Over the summer, I was an intern at GO Project, an educational equity non profit that serves students struggling in NYC public schools. I made and distributed lunches to our seventy students and just helped make sure that the daily programming ran smoothly. I spent most of my time distributing and putting together lunches which was a really interesting experience. We had a list of all the students who were allergic to some thing and so when the prefab sandwiches arrived I had to take out the things that certain students could not eat–ei. cheese or the bread from the sandwich had to be swapped out for gluten free bread. When I delivered the lunches to students with allergies or dietary restrictions they often could not understand what their allergy was and explained that they always had pizza at home so why could not they have cheese on their sandwich here. It was hard to work to make them understand what an allergy is and what foods will make you feel sick if you are allergic, but a lot of students did feel sick after eating things that they were not supposed to. All my work with food and nutrition at the program made me really aware of how complicated the issue of educational equity is. It starts with food and nutrition and making sure that students feel good and healthy at school. I hope that I was able to teach some of the students, even the very youngest ones, about how best to take care of themselves and I am super excited for Saturday program to begin in two weeks!
This summer I worked at the GO Project, organizing HR files before the summer session. It was really interesting to work in such a professional office setting and I learned a lot about communication. I communicated with people who had been hired to make sure that they all had their hiring paperwork sent in. I was surprised at how slowly people would respond with their paperwork, especially after we had ask them to send in the paperwork many times.
Over the summer, I volunteered in helping set up a rummage sale in Cornwall Conecticut set up by the Cronwal Women’s Soceity. There were six or seven highschoolers who helped move things around and organize the different donations. The week of July 11th we all arrived at 9 am and left at noon. During this time we sorted the donations that had been left outside of the buidlilng into specific rooms for sale. That weekend, we helped with the sale. All the profits made go to local matters, such as scholarships for children who graduate from the local public school and general maintnance work around the town. All items that were not sold were given to Good Will.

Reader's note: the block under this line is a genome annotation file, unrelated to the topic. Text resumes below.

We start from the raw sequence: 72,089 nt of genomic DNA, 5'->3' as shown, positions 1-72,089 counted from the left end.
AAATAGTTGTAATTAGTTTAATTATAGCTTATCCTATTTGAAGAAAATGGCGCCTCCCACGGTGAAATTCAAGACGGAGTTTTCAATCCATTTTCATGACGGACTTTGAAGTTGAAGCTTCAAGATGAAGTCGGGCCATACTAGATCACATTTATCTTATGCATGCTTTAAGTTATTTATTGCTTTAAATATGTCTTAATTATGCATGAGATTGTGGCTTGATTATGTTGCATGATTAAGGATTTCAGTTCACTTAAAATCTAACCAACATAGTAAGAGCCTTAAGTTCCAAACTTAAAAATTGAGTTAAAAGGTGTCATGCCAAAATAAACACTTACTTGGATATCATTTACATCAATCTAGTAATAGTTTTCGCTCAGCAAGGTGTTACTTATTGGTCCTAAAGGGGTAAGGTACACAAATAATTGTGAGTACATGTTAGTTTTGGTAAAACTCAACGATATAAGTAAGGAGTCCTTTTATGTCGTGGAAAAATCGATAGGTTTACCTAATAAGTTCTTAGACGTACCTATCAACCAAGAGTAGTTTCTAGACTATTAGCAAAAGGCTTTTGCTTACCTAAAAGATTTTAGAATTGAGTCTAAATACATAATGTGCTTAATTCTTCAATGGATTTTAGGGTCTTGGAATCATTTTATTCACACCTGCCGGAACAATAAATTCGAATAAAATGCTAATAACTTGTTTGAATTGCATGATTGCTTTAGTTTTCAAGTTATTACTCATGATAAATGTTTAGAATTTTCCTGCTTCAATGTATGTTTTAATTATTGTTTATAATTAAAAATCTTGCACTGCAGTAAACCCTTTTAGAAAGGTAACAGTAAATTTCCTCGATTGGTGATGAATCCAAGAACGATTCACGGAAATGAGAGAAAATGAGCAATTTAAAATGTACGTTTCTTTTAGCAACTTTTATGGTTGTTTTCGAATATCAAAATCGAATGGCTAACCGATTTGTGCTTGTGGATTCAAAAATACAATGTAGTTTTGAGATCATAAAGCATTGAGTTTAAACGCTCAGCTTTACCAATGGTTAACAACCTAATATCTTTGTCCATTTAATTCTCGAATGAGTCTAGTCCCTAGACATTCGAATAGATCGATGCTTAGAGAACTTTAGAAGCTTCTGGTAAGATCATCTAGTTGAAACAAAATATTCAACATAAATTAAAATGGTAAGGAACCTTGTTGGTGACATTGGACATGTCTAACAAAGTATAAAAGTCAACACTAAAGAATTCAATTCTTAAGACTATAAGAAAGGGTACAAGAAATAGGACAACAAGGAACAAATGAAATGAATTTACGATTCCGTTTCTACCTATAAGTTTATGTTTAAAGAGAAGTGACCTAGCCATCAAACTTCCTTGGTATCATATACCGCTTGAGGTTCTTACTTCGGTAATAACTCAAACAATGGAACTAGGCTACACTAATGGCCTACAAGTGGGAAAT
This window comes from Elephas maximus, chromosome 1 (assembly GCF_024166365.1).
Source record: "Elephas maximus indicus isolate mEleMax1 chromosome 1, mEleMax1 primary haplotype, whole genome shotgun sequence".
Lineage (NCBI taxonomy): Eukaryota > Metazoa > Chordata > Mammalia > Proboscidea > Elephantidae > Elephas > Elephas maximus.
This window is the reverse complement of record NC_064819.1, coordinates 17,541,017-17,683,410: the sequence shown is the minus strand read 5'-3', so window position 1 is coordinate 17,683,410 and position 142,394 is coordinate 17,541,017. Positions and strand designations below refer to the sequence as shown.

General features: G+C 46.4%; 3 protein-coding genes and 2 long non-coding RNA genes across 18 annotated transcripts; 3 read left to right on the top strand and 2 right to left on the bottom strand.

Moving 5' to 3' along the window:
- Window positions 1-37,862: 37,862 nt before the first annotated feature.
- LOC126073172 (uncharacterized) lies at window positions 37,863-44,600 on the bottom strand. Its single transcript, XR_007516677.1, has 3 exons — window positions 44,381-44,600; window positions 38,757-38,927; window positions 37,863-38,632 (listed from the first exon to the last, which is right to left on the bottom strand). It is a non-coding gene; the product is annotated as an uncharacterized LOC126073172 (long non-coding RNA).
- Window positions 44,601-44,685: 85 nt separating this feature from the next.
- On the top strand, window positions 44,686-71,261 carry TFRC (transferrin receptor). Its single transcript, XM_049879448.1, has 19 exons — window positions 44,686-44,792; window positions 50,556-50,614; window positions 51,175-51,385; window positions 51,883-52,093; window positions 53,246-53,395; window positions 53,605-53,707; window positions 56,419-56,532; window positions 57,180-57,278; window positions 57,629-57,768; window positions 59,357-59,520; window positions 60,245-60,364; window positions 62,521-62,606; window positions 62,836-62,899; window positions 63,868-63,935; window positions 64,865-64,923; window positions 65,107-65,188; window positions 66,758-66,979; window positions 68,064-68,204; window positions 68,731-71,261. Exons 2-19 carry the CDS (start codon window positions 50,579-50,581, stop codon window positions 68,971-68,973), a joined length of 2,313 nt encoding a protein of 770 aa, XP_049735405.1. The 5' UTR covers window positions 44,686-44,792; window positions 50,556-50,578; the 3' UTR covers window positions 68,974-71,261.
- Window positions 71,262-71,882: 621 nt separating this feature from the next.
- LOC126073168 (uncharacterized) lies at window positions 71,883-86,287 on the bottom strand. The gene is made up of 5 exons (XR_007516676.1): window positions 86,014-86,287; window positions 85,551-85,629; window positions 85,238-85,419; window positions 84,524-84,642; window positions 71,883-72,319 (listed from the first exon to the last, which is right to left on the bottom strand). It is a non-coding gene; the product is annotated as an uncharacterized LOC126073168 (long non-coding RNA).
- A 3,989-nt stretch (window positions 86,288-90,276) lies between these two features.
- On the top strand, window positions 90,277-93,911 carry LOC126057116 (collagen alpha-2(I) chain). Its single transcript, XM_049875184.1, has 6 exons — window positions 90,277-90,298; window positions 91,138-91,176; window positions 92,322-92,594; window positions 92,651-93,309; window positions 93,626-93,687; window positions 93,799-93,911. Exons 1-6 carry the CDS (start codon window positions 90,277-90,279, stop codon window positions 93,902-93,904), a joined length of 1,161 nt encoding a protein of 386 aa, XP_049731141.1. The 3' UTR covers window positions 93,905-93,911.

It was really fun to work with the highschoolers from the local school. These students would receive the scholarships from the profit. It was nice way for these students to help out in something that will really end up benefiting them.
To look at pictures of the sale go here: http://www.cornwallct.org/CornwallPictures/2016/rummagesale/index.html
The Cornwall Women’s Soceity does not have their own website, but this is their facebook page: https://www.facebook.com/events/351548694947597/
I really enjoyed working on the YPI Project. I learned about communicating in the real world. When emailing teachers you usually get a response within hours, but non-profits have much larger inboxes and so we had to email NAMI many times before we got a response. It was difficult to contact our charity in these last few days as we were trying to invite them to the final presentations. From experience, we learned that they are much more efficient returning calls than emails, but when we called they were not there. I am glad we were able to contact them finally, but they responded yesterday.
This was a very meaningful addition to our history class. A lot of people thought that the YPI had very little to do with History, but we have been learning all year about people and the way that they organized themselves and created civilizations. The Youth Philanthropic Initiative helps students learn about the struggles of other people in their community, so it is actually very connected to our class.
Here is the link to our charity: https://www.nami.org